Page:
5. We have however to ascertain what was the state of things when the mortgage of 15th January 1904, executed by Raghunath Singh in favour of Darbari Lal, and that of 9th May 1907 executed by him in favour of Shankar Lal, were executed. Much stress is laid on behalf of the defendants-appellants on the entries in the khewats in which the different members of the family were recorded as holding separate and distinct sharers and on certain dealings by the different members of the family with the ancestral property from as far back as 1891. The entries made in the revenue papers are by themselves inconclusive; for as pointed out in the case of Bhagwani Kunwar v. Mohan Singh , the definition of shares in revenue papers by itself afforded very slight indication of a separation in a Hindu family. Such entries are usually made in the revenue records by those responsible for their preparation to make the record definite and precise. The acquisition of some property in the name of one member of the family, and of other property in the name of another member, would similarly be inconclusive; but where there is a long series of dealings by different members of the family independently of each other, the same considerations would not be applicable. There is evidence in this case to show that since 1891 different members had been dealing with different parcels of the ancestral property to the extent of the shares entered in their names. On the 7th October 1891 a mortgage was effected by Raghunath Singh and Hulas Singh in favour of Mathura Prasad in which they described the property mortgaged as the property owned and possessed by them and recorded in their names (Ex. 2l). Srikishun Singh did not join in that mortgage. The making of such a mortgage jointly by two of the brothers was consistent with those two brothers having been joint at the time, as also the fact that a joint decree was subsequently obtained on foot of that mortgage by Mathura Prasad in 1897 (Ex. 19). But the fact that Srikishun Singh was not a party to the mortgage, or to the decree obtained on the foot of it, may be taken as some indication that the entire family was probably not at that time joint. It is significant that on 28th February 1898 certain property was purchased by Ram Narain Singh and Raghunath Singh from Mt. Ram Dei in respect of which mutation of names was effected solely in the name of the purchasers, and the subsequent dealings with that property showed that Raghunath Singh treated himself as owner of that property to the extent of the half share purchased by him and dealt with it as his own. In fact after the death of Raghunath Singh the name of Mt. Parbati was entered in the revenue papers in respect of that half share. On 15th January 1904 Raghunath Singh mortgaged his half-share of the property so purchased along with other properties, and particulars of that mortgage are given in the plaint subsequently filed by the mortgages against Mt, Parbati, the widow of Raghunath Singh. On 23rd July 1906 some other property was purchased by Hulas Singh from Bhupal Singh in respect of which the name of Hulas Singh alone was entered in the revenue papers. Raghunath Singh was admittedly alive at the time (Ex. 1). He subsequently mortgaged the share so purchased to Jwala Prasad on 21st August 1911, along with other property, without reference to the other members of the family (Ex. A). On 31st August 1911, two separate mortgages were executed by two different members of the family in favour of two different persons, and what is striking is that each purported to mortgage his own share as entered in the khewats. One of these mortgages was executed by Durga Singh in favour of Tota Ram, and the description of the mortgaged properties given tallied with the description of the properties entered in the name of the mortgagor in the khewats relating thereto. The other mortgage was made by Hulas Singh jointly with Tota Ram, a stranger in favour of Jwala Prasad and the properties mortgaged similarly corresponded with the properties entered in the name of Hulas Singh so far as the portion mortgaged by him was concerned. If the family had bean joint, there is no reason why Durga Singh and Hulas Singh should have taken separate loans from different persons and would not have joined in executing those mortgages on the same date. On 2nd November 1907 there was another mortgage executed by Hulas Singh in favour of Ajudhia Prasad, on the basis of which a decree was obtained by the latter against Hulas Singh and two other persons on 15th December 1913 (Ex. G). That mortgage comprised property which stood entered in the name of Hulas Singh.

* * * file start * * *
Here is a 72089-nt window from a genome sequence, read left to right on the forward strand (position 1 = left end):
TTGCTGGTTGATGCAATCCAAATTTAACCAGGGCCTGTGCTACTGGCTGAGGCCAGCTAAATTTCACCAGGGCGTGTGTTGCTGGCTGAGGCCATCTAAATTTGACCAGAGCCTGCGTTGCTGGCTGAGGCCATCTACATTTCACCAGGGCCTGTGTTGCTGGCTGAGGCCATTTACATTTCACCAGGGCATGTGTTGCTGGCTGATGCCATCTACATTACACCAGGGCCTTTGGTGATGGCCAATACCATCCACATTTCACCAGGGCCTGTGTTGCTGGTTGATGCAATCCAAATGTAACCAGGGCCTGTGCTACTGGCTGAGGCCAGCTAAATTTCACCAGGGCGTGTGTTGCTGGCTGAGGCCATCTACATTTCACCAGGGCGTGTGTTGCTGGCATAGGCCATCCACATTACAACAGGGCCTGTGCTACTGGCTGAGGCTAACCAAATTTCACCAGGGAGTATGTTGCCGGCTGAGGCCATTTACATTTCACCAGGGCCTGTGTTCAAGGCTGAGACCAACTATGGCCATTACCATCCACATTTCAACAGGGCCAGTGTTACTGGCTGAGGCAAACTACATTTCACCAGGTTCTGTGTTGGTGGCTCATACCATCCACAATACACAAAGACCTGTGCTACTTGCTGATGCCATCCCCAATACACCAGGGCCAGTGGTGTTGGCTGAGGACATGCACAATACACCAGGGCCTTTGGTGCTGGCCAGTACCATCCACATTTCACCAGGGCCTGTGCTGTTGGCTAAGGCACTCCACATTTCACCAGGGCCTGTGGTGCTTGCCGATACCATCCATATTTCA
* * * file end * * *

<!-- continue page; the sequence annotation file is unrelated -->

6. On behalf of the plaintiffs reliance is placed on an application for partition made by Srikishun Singh, Durga Singh, Hulas Singh and Raghunath Singh jointly in 1907, but that application was made in a proceeding instituted by another cosharer for the partition of a village in which those persons were also cosharers and all that those persons prayed for in their application was that their shares should be found into separate or compact mahals. That position is consistent with the existence of separation and does not necessarily indicate that the persons who made that application formed members of a joint Hindu family. In fact one of the persons who was a party to the application was a stranger to the family, and considering that the application was made persons who were recorded cosharers, it is not difficult to understand why they were anxious to have a compact mahal for themselves. A reference has also been made to a decree obtained by Hulas Singh and certain other members of the family for their shares of the profits against a landlord in 1910. That decree had necessarily to be obtained by the persons who were recorded as cosharers, and the fact that such a decree was obtained was inconclusive on the question now at issue. The learned Counsel for the plaintiffs-respondents has also relied on an application made by Hulas Singh for his appointment as a lambardar in 1911. In that application Hulas Singh had stated that he was a cosharer in Mahal Srikishun Singh, that the other cosharers were satisfied with his lambardarship, and that he was a well-to-do man and would be punctual in payments. He had also mentioned in that petition that his family (khandan) was joint, but he had an obvious motive in suggesting at; the time that it was so; for many of the cosharers recorded in the khewat belonged to his family, and he must naturally have thought that if he stated that the family was joint it would support his statement that the other cosharer were satisfied with his lambardarship. In execution of the decree for arrears of profits obtained by Hulas Singh and his cosharers certain property was sold by auction, and it is noticeable that the purchase was made by Hulas Singh alone (Ex. 18). The steps taken by Sanwal Singh to get his name entered in the revenue papers, along with that of Hulas Singh in respect of his share, have already been referred to. In the statements then made by Hulas Singh and Sanwal Singh it was clearly admitted that they had been living separately from four or five years (Exs. D and E). But even before these statements wars made, Sanwal Singh had similarly stated in a suit filed by Darbari Lal and Shankar Lal, the present defendants-appellants, against Hulas Singh, Sanwal Singh and others on a mortgage said to have been executed by Hulas Singh, that he was separate from his father and that he had separated several years earlier (Ex. K). It may be argued that the object of Sanwal Singh in making that statement was to save himself from liability for the payment of the ex parts decree which Darbari Lal and Shankar Lal had obtained against him and his father. But the compromise filed in that case shows that Sanwal Singh eventually accepted a joint liability with his father for a large portion of the claim.